Contact: Mary Graham at 615-495-9970 or firstname.lastname@example.org
NASHVILLE – TENN. – February 25, 2019
Event information: 8:45 -10:15 a.m March 5,
Cordell Hull Building, 425 5th Ave. N., Senate Hearing Room 2, 1st Floor
United Ways of Tennessee (UWTN), the Tennessee Afterschool Network (TAN), and Save the Children will be on the hill March 5 to promote programs that address the impact of ACEs (adverse childhood experiences), afterschool programs, and the impact that both can have in preventing, reducing, and helping families heal from opioid addiction, as well as enhancing health and academic success. The event includes an advocacy training session in the Cordell Hull Building, during which Representative Harold Love will share advice about how to communicate effectively with legislators. The event will also include an award ceremony, followed by legislative visits.
“We have so many new legislators this session,” said Mary Graham, president of UWTN and lead staff for TAN. “We want to share with them the resounding support and incredible impact out-of-school-time programming has in our state. These programs help young people succeed in school and gain workforce skills, while giving working parents peace of mind that their kids are safe and productive afterschool and in the summer.”
“A 2016 study on adverse childhood experiences in Tennessee found 61% of participants had at least one ACE and 27% had three or more – more than one in four Tennesseans,” said Linda O’Neal, United Ways of Tennessee’s public policy chair. “Research shows us that ACEs greatly impact disease, disability and social functioning, as well as increasing substance use and negative health outcomes across the lifespan, at great financial impact to our communities and families.”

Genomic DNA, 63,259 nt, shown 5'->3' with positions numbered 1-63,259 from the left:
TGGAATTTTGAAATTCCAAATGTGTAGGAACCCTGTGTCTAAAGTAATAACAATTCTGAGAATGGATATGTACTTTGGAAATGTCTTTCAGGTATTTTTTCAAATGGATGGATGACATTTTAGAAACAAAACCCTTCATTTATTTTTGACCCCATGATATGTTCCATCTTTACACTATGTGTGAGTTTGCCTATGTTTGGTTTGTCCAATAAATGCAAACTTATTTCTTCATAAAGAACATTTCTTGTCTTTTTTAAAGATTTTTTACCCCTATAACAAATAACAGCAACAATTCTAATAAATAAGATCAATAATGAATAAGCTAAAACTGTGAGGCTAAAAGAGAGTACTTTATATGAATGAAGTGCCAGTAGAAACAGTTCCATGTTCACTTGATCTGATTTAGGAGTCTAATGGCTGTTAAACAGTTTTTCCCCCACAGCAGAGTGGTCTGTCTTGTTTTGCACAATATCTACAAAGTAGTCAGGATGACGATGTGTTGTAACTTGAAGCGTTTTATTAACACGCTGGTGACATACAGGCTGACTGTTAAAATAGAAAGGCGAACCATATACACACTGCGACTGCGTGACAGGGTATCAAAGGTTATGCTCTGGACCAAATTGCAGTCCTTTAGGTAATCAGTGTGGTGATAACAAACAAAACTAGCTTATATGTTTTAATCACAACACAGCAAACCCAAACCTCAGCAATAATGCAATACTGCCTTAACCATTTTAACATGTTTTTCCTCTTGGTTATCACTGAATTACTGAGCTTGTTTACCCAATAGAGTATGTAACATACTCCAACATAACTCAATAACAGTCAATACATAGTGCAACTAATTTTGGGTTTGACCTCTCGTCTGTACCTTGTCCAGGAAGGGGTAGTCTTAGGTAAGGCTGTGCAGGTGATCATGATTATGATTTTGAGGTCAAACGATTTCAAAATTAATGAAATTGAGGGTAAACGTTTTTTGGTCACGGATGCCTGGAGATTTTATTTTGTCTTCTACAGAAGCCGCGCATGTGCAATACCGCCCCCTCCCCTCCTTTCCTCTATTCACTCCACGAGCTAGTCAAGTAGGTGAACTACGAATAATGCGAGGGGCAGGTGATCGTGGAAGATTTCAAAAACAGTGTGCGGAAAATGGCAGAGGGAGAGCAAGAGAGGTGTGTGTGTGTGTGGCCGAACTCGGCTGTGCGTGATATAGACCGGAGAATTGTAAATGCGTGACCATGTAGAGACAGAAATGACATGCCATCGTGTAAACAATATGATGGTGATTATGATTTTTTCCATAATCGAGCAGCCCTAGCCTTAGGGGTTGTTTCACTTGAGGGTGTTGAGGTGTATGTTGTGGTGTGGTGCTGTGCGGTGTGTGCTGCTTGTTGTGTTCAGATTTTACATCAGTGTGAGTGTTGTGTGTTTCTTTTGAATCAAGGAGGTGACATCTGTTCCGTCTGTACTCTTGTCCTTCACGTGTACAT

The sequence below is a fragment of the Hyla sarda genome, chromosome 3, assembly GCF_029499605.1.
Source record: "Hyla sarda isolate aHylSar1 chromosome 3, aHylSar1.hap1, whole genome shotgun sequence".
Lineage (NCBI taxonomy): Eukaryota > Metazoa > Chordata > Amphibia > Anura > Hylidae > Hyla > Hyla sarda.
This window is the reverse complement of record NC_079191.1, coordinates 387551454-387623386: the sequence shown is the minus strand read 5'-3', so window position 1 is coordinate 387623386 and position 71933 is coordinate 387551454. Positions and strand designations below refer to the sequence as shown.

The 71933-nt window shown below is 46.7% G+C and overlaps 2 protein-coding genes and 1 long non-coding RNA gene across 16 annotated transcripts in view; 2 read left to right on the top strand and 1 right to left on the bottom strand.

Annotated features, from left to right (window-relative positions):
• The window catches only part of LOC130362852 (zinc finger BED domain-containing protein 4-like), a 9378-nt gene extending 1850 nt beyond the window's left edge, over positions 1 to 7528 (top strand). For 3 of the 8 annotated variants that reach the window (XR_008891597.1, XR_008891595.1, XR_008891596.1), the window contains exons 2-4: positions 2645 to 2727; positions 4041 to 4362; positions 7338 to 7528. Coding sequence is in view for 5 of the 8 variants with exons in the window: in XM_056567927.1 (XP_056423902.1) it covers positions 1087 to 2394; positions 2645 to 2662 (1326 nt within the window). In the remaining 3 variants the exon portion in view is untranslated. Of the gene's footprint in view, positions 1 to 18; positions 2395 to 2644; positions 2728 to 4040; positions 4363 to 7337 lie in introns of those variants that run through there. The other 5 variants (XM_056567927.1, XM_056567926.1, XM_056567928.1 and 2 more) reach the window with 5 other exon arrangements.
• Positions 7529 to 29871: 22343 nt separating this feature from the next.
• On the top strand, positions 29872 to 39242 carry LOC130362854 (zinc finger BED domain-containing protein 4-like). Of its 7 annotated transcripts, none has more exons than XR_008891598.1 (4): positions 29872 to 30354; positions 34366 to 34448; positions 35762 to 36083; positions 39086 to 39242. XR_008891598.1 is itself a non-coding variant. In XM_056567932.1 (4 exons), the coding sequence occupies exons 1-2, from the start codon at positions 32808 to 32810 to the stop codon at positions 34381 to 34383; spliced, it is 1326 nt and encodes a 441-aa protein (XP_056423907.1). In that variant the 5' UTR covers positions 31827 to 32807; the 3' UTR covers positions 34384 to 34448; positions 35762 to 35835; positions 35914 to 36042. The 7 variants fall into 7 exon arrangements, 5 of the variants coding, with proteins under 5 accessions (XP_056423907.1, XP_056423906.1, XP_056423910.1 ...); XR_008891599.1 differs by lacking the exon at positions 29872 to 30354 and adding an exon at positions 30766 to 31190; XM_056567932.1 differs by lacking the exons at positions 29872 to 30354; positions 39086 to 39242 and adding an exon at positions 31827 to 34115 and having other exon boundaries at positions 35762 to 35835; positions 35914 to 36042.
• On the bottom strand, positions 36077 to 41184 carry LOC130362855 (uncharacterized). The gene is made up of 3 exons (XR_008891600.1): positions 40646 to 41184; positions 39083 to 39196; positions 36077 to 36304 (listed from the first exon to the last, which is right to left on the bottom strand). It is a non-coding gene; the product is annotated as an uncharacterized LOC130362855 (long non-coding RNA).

Beginning in 2019, Governor Haslam recommended appropriation of $2.45 million in recurring funding to address ACEs. These funds support ACEs Innovation Grants across our state in a wide range of sectors, including academia, medical, education, mental health, justice/courts, public awareness, and community and early childhood programs, such as childcare and afterschool programs. “This is a good start for Tennessee,” said O’Neal, “and we hope to see legislators continue to support this important work in the coming years. It is even helping our children heal from the opioid crisis in Tennessee.”
“Afterschool programming is also a powerful tool in addressing our state’s opioid crisis,” noted Patrick Iannone, TN state director of programs for Save the Children. “In addition to providing drug-use prevention education, afterschool programming builds social-emotional skills, including character development, self-awareness, and responsible decision-making. Students participating in afterschool programs are less likely to abuse drugs or alcohol.”
“We are pleased to present Legislative Champions awards to Senator Bo Watson and to my own Representative David Hawk,” said Wendy Peay, UWTN Board Chair. “They sponsored the amendment that ensured we can provide breakfast before and during school in our state. Helping Tennessee’s students start their school day with a healthy breakfast will improve attendance and increase their focus on school work. We are grateful for our legislative champions!”
Those who are unable to attend in Nashville can participate in the Digital Day on the Hill by following @TNAfterschool and @UnitedWaysTN on Facebook and Twitter on March 5. Share and like the posts on these accounts while using the hashtags #UWTNHillDay and #TANHillDay. Remember to tag your state elected officials too. For more information, go to the website at www.tnafterschool.org.